Mills in Alto Aragón — harinero, central eléctrica

Aguinalíu

Aguinalíu is easily reached from the main road between Graus and Benabarre. After about 5 km you'll find a branch to Aguinalíu — just before Torres de Obispo (Molino). This is a narrow road running to the south. After about 3 km you'll dive under the main road coming from Barbastro. It's now less than 3 km to the mill which is located about where the village comes in sight (look out for the configuration of pict 1).
The mill is built next to the Barranco del Salinar.

Pictures: 15.XI.2008

Molino de Aguinalíu with the embalse towering above the mill

(1) Embalse - white stroke points to cubo
(2) Embalse narrowing into cubo

The mill is almost invisible from the road but its position is betrayed by the really huge embalse (1). I couldn't find a trace of a feeding duct. That is pro­ba­bly because the supply channel is carried away by the rivulet which makes a sharp turn around the mill. The wall right at the foreground in picture 2 actually tops a deep erosion cliff and may be gone after the next thunderstorm.
Most of the embalse is confined between earthen dams but the stretch closest to the mill narrows down to the cubo between carefully crafted walls (2). The cubo (3) is topped with a closing stone. The top half of the cubo opens to the reservoir: this is called a contrabalsa (4). So we have a large body of water and a good pressure building device. We've seen similar devices in e.g. Ribera de Vall and Huesca.

(3) cubo with the mill behind
(4) inside the cubo

The first picture clearly illustrates the height difference between the water level in the reservoir and the position of the wheel in the cárcavo (same level as the person). That is quite a drop.
The mill had two floors but there is nothing left of the top floor but some rubbish on the ground. The wall facing the river (6) suffers from a wide fissure and is proof of the poor state of the construction in general. Some of the building blocks must be from very soft material: they are severely eroded.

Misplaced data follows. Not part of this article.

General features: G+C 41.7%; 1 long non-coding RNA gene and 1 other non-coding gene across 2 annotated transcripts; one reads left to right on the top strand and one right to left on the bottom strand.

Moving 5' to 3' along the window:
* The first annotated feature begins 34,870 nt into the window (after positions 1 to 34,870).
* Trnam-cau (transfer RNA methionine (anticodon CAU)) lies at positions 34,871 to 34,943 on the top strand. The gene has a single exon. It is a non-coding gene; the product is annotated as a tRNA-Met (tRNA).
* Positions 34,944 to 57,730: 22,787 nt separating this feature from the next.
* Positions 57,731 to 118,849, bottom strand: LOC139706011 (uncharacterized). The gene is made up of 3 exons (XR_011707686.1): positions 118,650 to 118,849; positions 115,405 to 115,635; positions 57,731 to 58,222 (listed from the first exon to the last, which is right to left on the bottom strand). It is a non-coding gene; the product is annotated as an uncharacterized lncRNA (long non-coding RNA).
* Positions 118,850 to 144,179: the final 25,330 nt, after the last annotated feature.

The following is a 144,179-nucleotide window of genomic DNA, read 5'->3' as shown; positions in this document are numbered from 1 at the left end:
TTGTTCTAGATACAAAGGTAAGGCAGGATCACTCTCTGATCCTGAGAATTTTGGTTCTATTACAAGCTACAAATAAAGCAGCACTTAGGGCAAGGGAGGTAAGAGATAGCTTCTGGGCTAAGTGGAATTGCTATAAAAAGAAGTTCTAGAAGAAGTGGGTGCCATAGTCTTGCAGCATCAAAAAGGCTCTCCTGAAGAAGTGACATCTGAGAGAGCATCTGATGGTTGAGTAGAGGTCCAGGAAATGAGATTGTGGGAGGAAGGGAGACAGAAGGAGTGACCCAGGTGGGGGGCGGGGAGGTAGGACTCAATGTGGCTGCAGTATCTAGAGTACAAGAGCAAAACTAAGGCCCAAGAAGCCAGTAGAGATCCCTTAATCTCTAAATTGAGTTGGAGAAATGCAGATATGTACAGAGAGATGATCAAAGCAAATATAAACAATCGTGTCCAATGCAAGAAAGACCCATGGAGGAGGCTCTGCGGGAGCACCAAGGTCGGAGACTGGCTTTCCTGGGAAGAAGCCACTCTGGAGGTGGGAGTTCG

(5) front with entrance
(6) riverside wall
(7) outlet of cárcavo

Some insulators on the façade (5) tell us about earlier times when the mill generated electricity. The map of the Spanish Instituto Geográfico Nacional in its 1932 edition features a powerline running from the mill to the village of Aguinalíu. No further exten­sions were shown. The line is still there in the edition of 1952.
The inside was a trifle difficult to explore because of the thornbush, but nothing withstands a deter­mined mill adept. At the far side (located above the cárcavo) a turbine (9, 12) was found. The only turbine moved a generator and a milling unit probably by means of a ribbon (see the beltwheel behind the cog­wheel in 10).

(8) couple of stones with crane
(9) turbine

The stone couple is situated closer to the door and next to the win­dow in picture 6. Notice that the win­dow frame was redone (7) and that the arch is now blind. And speaking of arches: the mouth of the cárcavo is a nice piece of work with three arches in row (11).
The turbine was made by Maquinaria y Metalurgia Aragonesa, a company born in 1902 (12). Read more about its history at our page about Salinas de Jaca where another turbine of this brand was found.

No traces of a generator, switchboard or other related stuff were found.

(10) cog wheel below the stones
(11) outlet is arched

(12) Maquinaria y Metalurgia Aragonesa
N°39 Zaragoza - Utebo 1916 — bigger image


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